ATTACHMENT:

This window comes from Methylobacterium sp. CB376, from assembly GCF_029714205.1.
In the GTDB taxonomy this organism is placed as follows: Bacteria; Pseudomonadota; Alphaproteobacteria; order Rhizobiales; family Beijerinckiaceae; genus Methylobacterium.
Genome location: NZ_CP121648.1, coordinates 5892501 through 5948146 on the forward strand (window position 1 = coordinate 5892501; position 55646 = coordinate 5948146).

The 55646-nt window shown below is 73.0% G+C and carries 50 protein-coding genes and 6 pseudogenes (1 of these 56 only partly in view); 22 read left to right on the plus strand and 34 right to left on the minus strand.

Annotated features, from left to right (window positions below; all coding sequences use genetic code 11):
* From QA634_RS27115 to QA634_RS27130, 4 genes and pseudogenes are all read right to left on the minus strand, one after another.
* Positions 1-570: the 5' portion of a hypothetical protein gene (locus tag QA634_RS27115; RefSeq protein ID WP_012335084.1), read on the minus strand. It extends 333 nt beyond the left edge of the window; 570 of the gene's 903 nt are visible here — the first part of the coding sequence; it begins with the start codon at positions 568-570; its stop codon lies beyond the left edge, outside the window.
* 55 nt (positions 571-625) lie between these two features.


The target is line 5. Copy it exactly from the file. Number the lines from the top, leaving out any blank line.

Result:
Annotated features, from left to right (window positions below; all coding sequences use genetic code 11):